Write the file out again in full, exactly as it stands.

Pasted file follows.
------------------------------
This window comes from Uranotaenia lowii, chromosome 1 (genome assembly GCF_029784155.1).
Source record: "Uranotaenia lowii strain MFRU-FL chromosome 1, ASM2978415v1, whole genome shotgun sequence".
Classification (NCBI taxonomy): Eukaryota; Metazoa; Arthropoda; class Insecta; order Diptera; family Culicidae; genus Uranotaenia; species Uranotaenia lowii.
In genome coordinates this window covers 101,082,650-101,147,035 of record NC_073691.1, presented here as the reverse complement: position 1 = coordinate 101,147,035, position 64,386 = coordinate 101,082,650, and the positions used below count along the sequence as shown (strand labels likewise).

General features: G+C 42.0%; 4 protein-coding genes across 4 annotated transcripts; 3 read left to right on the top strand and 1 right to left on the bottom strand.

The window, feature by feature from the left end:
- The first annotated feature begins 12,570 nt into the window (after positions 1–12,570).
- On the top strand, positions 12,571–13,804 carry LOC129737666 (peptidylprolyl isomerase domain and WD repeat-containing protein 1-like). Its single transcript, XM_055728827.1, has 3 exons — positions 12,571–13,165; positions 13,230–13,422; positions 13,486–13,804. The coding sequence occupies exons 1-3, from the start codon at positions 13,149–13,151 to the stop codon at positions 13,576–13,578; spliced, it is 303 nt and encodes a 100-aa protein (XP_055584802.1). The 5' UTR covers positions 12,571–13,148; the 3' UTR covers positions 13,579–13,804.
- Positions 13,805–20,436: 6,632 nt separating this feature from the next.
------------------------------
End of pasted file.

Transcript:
This window comes from Uranotaenia lowii, chromosome 1 (genome assembly GCF_029784155.1).
Source record: "Uranotaenia lowii strain MFRU-FL chromosome 1, ASM2978415v1, whole genome shotgun sequence".
Classification (NCBI taxonomy): Eukaryota; Metazoa; Arthropoda; class Insecta; order Diptera; family Culicidae; genus Uranotaenia; species Uranotaenia lowii.
In genome coordinates this window covers 101,082,650-101,147,035 of record NC_073691.1, presented here as the reverse complement: position 1 = coordinate 101,147,035, position 64,386 = coordinate 101,082,650, and the positions used below count along the sequence as shown (strand labels likewise).

General features: G+C 42.0%; 4 protein-coding genes across 4 annotated transcripts; 3 read left to right on the top strand and 1 right to left on the bottom strand.

The window, feature by feature from the left end:
- The first annotated feature begins 12,570 nt into the window (after positions 1–12,570).
- On the top strand, positions 12,571–13,804 carry LOC129737666 (peptidylprolyl isomerase domain and WD repeat-containing protein 1-like). Its single transcript, XM_055728827.1, has 3 exons — positions 12,571–13,165; positions 13,230–13,422; positions 13,486–13,804. The coding sequence occupies exons 1-3, from the start codon at positions 13,149–13,151 to the stop codon at positions 13,576–13,578; spliced, it is 303 nt and encodes a 100-aa protein (XP_055584802.1). The 5' UTR covers positions 12,571–13,148; the 3' UTR covers positions 13,579–13,804.
- Positions 13,805–20,436: 6,632 nt separating this feature from the next.